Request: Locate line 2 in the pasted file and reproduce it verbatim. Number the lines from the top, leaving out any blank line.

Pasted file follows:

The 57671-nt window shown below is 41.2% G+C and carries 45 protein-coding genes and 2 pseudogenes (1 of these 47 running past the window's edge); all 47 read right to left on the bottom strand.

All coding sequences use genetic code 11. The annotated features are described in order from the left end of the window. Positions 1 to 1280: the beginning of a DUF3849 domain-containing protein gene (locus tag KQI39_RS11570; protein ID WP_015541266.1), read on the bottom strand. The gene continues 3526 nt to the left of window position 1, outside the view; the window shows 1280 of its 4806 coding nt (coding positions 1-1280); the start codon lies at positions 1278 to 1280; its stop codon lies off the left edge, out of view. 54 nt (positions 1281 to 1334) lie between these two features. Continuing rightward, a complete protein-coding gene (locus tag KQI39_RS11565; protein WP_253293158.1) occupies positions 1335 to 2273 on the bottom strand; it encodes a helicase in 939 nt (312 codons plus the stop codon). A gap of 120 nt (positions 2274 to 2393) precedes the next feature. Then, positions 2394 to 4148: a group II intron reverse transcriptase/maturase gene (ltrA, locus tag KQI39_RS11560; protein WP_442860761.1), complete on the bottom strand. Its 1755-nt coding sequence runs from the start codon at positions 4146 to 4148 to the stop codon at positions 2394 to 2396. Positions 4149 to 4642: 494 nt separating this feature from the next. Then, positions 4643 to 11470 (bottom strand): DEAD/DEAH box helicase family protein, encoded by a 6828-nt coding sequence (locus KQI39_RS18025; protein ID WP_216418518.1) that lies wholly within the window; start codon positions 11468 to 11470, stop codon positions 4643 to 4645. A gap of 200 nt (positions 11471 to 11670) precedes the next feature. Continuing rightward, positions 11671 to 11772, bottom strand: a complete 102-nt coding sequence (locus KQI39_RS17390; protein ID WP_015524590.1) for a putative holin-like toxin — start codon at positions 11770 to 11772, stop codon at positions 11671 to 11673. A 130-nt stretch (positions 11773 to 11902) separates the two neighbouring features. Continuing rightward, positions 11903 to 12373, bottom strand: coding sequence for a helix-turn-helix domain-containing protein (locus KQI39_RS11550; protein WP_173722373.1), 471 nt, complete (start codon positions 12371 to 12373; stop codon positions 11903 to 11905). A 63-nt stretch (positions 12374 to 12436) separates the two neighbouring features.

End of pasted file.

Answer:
All coding sequences use genetic code 11. The annotated features are described in order from the left end of the window. Positions 1 to 1280: the beginning of a DUF3849 domain-containing protein gene (locus tag KQI39_RS11570; protein ID WP_015541266.1), read on the bottom strand. The gene continues 3526 nt to the left of window position 1, outside the view; the window shows 1280 of its 4806 coding nt (coding positions 1-1280); the start codon lies at positions 1278 to 1280; its stop codon lies off the left edge, out of view. 54 nt (positions 1281 to 1334) lie between these two features. Continuing rightward, a complete protein-coding gene (locus tag KQI39_RS11565; protein WP_253293158.1) occupies positions 1335 to 2273 on the bottom strand; it encodes a helicase in 939 nt (312 codons plus the stop codon). A gap of 120 nt (positions 2274 to 2393) precedes the next feature. Then, positions 2394 to 4148: a group II intron reverse transcriptase/maturase gene (ltrA, locus tag KQI39_RS11560; protein WP_442860761.1), complete on the bottom strand. Its 1755-nt coding sequence runs from the start codon at positions 4146 to 4148 to the stop codon at positions 2394 to 2396. Positions 4149 to 4642: 494 nt separating this feature from the next. Then, positions 4643 to 11470 (bottom strand): DEAD/DEAH box helicase family protein, encoded by a 6828-nt coding sequence (locus KQI39_RS18025; protein ID WP_216418518.1) that lies wholly within the window; start codon positions 11468 to 11470, stop codon positions 4643 to 4645. A gap of 200 nt (positions 11471 to 11670) precedes the next feature. Continuing rightward, positions 11671 to 11772, bottom strand: a complete 102-nt coding sequence (locus KQI39_RS17390; protein ID WP_015524590.1) for a putative holin-like toxin — start codon at positions 11770 to 11772, stop codon at positions 11671 to 11673. A 130-nt stretch (positions 11773 to 11902) separates the two neighbouring features. Continuing rightward, positions 11903 to 12373, bottom strand: coding sequence for a helix-turn-helix domain-containing protein (locus KQI39_RS11550; protein WP_173722373.1), 471 nt, complete (start codon positions 12371 to 12373; stop codon positions 11903 to 11905). A 63-nt stretch (positions 12374 to 12436) separates the two neighbouring features.